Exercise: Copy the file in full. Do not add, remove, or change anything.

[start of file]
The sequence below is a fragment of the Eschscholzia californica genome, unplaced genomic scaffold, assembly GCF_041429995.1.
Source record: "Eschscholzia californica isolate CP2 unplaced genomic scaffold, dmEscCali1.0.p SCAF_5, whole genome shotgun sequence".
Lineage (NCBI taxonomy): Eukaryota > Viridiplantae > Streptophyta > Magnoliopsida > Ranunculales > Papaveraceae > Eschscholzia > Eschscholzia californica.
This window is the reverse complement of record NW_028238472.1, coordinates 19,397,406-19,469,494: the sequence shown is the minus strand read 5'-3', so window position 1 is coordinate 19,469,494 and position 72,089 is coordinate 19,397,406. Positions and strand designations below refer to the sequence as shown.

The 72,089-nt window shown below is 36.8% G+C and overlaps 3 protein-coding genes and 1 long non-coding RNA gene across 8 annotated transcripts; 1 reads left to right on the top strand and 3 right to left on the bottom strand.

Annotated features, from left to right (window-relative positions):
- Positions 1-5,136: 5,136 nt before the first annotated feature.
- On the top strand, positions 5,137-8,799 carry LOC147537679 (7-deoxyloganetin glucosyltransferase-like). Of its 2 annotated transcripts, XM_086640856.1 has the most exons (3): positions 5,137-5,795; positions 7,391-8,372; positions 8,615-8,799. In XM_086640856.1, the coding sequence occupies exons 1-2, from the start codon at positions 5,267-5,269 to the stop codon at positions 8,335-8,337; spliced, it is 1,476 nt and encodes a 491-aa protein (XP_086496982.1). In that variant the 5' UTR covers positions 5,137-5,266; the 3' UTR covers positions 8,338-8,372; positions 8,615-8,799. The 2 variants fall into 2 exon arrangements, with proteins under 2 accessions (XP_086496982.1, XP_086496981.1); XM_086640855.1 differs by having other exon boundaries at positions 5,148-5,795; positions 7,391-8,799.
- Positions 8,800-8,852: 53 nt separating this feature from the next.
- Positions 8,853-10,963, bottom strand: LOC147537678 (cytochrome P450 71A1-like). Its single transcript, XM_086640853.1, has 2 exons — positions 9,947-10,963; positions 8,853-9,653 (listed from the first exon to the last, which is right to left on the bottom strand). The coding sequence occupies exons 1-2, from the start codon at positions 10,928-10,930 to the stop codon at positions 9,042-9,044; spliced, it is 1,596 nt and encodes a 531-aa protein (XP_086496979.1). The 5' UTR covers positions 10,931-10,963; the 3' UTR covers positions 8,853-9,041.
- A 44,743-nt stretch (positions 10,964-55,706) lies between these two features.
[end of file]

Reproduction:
The sequence below is a fragment of the Eschscholzia californica genome, unplaced genomic scaffold, assembly GCF_041429995.1.
Source record: "Eschscholzia californica isolate CP2 unplaced genomic scaffold, dmEscCali1.0.p SCAF_5, whole genome shotgun sequence".
Lineage (NCBI taxonomy): Eukaryota > Viridiplantae > Streptophyta > Magnoliopsida > Ranunculales > Papaveraceae > Eschscholzia > Eschscholzia californica.
This window is the reverse complement of record NW_028238472.1, coordinates 19,397,406-19,469,494: the sequence shown is the minus strand read 5'-3', so window position 1 is coordinate 19,469,494 and position 72,089 is coordinate 19,397,406. Positions and strand designations below refer to the sequence as shown.

The 72,089-nt window shown below is 36.8% G+C and overlaps 3 protein-coding genes and 1 long non-coding RNA gene across 8 annotated transcripts; 1 reads left to right on the top strand and 3 right to left on the bottom strand.

Annotated features, from left to right (window-relative positions):
- Positions 1-5,136: 5,136 nt before the first annotated feature.
- On the top strand, positions 5,137-8,799 carry LOC147537679 (7-deoxyloganetin glucosyltransferase-like). Of its 2 annotated transcripts, XM_086640856.1 has the most exons (3): positions 5,137-5,795; positions 7,391-8,372; positions 8,615-8,799. In XM_086640856.1, the coding sequence occupies exons 1-2, from the start codon at positions 5,267-5,269 to the stop codon at positions 8,335-8,337; spliced, it is 1,476 nt and encodes a 491-aa protein (XP_086496982.1). In that variant the 5' UTR covers positions 5,137-5,266; the 3' UTR covers positions 8,338-8,372; positions 8,615-8,799. The 2 variants fall into 2 exon arrangements, with proteins under 2 accessions (XP_086496982.1, XP_086496981.1); XM_086640855.1 differs by having other exon boundaries at positions 5,148-5,795; positions 7,391-8,799.
- Positions 8,800-8,852: 53 nt separating this feature from the next.
- Positions 8,853-10,963, bottom strand: LOC147537678 (cytochrome P450 71A1-like). Its single transcript, XM_086640853.1, has 2 exons — positions 9,947-10,963; positions 8,853-9,653 (listed from the first exon to the last, which is right to left on the bottom strand). The coding sequence occupies exons 1-2, from the start codon at positions 10,928-10,930 to the stop codon at positions 9,042-9,044; spliced, it is 1,596 nt and encodes a 531-aa protein (XP_086496979.1). The 5' UTR covers positions 10,931-10,963; the 3' UTR covers positions 8,853-9,041.
- A 44,743-nt stretch (positions 10,964-55,706) lies between these two features.